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A CurtainUp London Review
Mamet's characters are often inarticulate but the repetition forms a pattern, a kind of rhythmic speech with short, stabbing sentences and expletives aplenty. The 1975 American Buffalo is a three hander of dependency and friendship versus business, betrayal and making money.
Set in Chicago, in Paul Wills' magnificent set of a stuffed, second hand junk shop. Bicycles, tricycles, prams, scooters, chairs and tables are suspended from the ceiling. The three characters dream of getting rich quick through a coin collection containing the valuable American Buffalo nickel.
John Goodman is Don, the shop's owner. The opening scene sees Don's fatherly advice to Bobby, (Tom Sturridge), the youngest man. This vulnerable, shaven headed boy who may be recovering from drug addiction. "Never skip breakfast, Bob!" commands Don in a booming voice as he asks Bob to fetch him a coffee.
Enter Teach (Damian Lewis), and what an entrance! A red Zapata moustache, large sideboards and a flared trousered, purple-brown suit make it visually as well as a vocally emphatic. With a North West nasal twang, and every other word a profanity, Lewis' performance is noisy as opposed to Don's quieter presence. Teach's restricted codified language spells out all brawn and no brains to us, as he describes his feeling about two girls he plays poker with, using the sophisticated metaphor of the betrayal as "sweet rolls" turning to "ground glass" but then saying, "The only way to teach these people is to kill them."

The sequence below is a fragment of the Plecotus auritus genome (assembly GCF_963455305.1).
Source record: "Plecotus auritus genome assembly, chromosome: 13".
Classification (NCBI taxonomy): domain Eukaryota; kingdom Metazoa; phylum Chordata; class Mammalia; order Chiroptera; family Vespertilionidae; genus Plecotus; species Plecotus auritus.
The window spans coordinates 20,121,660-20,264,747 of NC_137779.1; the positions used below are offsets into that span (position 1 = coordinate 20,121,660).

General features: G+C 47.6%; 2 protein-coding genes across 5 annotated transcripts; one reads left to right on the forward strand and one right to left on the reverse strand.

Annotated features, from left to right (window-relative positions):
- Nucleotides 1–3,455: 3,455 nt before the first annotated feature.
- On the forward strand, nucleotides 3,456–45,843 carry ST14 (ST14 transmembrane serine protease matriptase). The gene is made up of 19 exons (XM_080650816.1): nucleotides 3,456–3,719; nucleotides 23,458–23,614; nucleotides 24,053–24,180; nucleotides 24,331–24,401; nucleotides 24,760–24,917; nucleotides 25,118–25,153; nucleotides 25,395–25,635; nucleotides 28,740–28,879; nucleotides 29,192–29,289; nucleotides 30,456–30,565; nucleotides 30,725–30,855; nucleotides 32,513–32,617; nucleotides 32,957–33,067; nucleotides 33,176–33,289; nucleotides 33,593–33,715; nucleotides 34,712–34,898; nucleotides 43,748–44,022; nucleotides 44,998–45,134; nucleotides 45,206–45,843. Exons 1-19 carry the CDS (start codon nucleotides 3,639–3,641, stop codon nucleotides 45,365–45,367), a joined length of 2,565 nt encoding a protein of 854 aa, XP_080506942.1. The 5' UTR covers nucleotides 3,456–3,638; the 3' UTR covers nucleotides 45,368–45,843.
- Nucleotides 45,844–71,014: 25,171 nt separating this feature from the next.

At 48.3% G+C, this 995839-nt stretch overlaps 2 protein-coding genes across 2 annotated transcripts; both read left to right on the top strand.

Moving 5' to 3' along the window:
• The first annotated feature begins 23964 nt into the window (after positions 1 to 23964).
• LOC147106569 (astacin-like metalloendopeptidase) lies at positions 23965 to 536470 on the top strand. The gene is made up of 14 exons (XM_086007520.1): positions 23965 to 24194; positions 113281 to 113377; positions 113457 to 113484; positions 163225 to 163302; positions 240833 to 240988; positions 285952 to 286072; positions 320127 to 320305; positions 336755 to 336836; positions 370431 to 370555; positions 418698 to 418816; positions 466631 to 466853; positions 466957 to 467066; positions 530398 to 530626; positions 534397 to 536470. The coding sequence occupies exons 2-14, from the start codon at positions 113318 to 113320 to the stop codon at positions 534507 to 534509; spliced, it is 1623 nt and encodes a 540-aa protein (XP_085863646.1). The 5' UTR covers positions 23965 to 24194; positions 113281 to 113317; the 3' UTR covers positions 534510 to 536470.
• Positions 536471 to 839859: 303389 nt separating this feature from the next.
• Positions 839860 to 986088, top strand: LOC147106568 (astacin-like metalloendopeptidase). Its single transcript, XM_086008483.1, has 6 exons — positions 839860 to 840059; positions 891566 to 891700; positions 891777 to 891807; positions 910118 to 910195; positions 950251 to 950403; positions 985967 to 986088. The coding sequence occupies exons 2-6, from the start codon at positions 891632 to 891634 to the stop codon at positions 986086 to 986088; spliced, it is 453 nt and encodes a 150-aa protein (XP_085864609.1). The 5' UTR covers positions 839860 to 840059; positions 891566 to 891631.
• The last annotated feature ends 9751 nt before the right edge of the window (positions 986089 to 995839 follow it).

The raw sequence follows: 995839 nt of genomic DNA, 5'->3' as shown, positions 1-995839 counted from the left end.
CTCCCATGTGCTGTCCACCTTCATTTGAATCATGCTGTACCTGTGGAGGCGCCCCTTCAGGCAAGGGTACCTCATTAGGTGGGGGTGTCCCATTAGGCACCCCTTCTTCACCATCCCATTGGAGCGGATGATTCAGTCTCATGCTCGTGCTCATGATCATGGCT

There is much dark humour in this play which the cast exploit with impeccable timing. On press night I was sitting just behind the director Daniel Evans and could see him enjoying every humorous moment, every joke, every well delivered line as much as I was. Evans is a director to watch although as the Artistic Director at the Crucible and Lyceum in Sheffield, South Yorkshire, we sadly don't always see his work in London.
Evans gets three contrasting performances from his actors. The solidity of Don, yet he is swayed by Teach's suspicions and opinions. Teach's badgering of his points, undermining any trust Don feels towards Bobby. So Teach is edgy and controlling whereas Tom Sturridge's Bobby seems to still be on drugs as he asks Don for money. It is as though John Goodman and Damian Lewis have trained in two different styles of acting but the tension between these styles, adds to the undercurrent of Mamet's play.
We love Don, feel sorry for Bobby and are nervous around Teach; so much bravado, so much bullshit. As Teach spots the police cars circling he leaps to the door to watch and we feel his relief as they turn the corner. We are immersed in this strange, seedy and dangerous world where no-one lives the dream.
Retold by Tina Packer of Shakespeare & Co.
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